Wåhlin’s ‘wayward child’
The factory name for the Kongsberg-built submarine is Hugin, but Wåhlin, just the third woman in Sweden to earn a PhD in oceanography, christened it Ran after the Norse goddess as “a little bit of a poke to the gender imbalance that we have in physical oceanography.”
Wåhlin said as recently as last summer, she was the only woman at an AUV conference. She’s fought to build the networks in her field that she felt were ready-made for men, and now says she never turns down a request for mentorship from a female student.
“I don’t do it because I favor women or anything; it’s because I think it’s good for science. Historically, we have only used maximum 50% of the pool of good scientists, and I want to make sure that we use 100% in the future; that is good for science,” Wåhlin said.
Wåhlin, who went on her first research cruise to the West Antarctic Ice Sheet more than a decade ago, says she’s driven by a long-standing desire to know how the world around her works.
“I wonder, I really wonder, what is going on?” Wåhlin said. “It’s curiosity, not fear or anything else.”
Even as a little girl, she was enraptured by the crabs she saw underwater when her parents took her and her two sisters sailing off the west coast of Sweden.
“If you sit near the beach and suddenly focus your eyes on what’s underneath the water surface, then that is very, very fascinating,” Wåhlin said. “And I never let go of that fascination.”
In some ways, Ran is an extension of that. Throughout the Antarctic voyage, the running joke aboard the Palmer was that Ran was Wåhlin’s wayward child—always running late, hard to communicate with, doing the unexpected.
The AUV is packed with 19 sensors that will measure ocean temperature, salinity and velocity to reveal how much warm water is reaching Thwaites and how much meltwater is seeping out.
Sonars pointing both upward and downward will give scientists and geophysicists on the ship a highly detailed view of the underside of the ice shelf and the top of the seafloor.
This winter’s expedition was a first Antarctic test mission for Wåhlin and her submarine, and the goal was simply to master deploying and recovering the AUV in ever-changing Antarctic conditions.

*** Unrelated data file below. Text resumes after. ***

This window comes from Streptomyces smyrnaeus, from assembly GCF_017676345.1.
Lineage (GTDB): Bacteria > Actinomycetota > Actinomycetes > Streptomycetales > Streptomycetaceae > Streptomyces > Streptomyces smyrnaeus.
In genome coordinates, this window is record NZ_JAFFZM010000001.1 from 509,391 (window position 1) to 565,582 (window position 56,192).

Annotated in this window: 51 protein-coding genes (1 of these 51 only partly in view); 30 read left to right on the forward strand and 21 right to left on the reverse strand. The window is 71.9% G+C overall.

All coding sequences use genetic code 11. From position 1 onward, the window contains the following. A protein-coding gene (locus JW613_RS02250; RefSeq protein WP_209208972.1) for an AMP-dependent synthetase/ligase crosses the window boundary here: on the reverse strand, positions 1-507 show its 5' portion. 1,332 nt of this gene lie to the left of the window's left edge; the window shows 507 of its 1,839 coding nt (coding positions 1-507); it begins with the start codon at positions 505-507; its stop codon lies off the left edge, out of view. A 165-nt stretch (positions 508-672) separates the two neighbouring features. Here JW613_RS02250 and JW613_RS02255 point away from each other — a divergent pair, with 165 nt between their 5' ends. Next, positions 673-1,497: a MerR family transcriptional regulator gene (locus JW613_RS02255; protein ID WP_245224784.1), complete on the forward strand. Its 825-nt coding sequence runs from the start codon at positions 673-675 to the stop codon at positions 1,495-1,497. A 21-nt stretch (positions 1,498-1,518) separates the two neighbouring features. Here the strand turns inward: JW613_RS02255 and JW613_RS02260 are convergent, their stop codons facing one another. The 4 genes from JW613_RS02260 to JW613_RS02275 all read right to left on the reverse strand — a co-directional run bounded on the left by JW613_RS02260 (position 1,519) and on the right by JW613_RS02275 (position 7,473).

“It is a high-tech instrument, but it has to be handled by low-tech things on the ship,” Wåhlin said.
The hurdles Wåhlin and her five-person team encountered underscore how difficult it is to do anything in Antarctica.
Big waves made it a challenge to wrangle the two-ton submarine with small, inflatable Zodiac boats to lead it back to Palmer. Likewise, lifting the sub back up onto deck—with a winch wire and metal A-frame—was tough with wind and waves rocking the ship.
In early missions the submarine wouldn’t dive, so Wåhlin had to adjust its buoyancy.
And because sea ice can form inches thick overnight in the Amundsen Sea, Wåhlin programmed the sub to stay away from newly formed ice and wait for new instructions on where to resurface to avoid damage. About three weeks into the trip, Ran had to skip a key test mission so it looked like the goal of sending the sub under the ice would be postponed until the next expedition, in two years. Instead, Wåhlin would focus on studying the warm water circulating in front of the glacier.
A ‘little tour underneath Thwaites’
After a month at sea and several test deployments, Wåhlin got her chance to send Ran on a mission in front of the gently sloping face of the Thwaites ice shelf.
She programmed the sub to follow two deep troughs, trenches at just the right depth to funnel the midcolumn layer of warm water thought to be melting the ice shelf toward the glacier’s face.
“The troughs, they are the places where warm water accesses the ice shelf, so we think there will be a current here with warm water that runs underneath Thwaites,” Wåhlin said. “She’s measuring it as we speak.”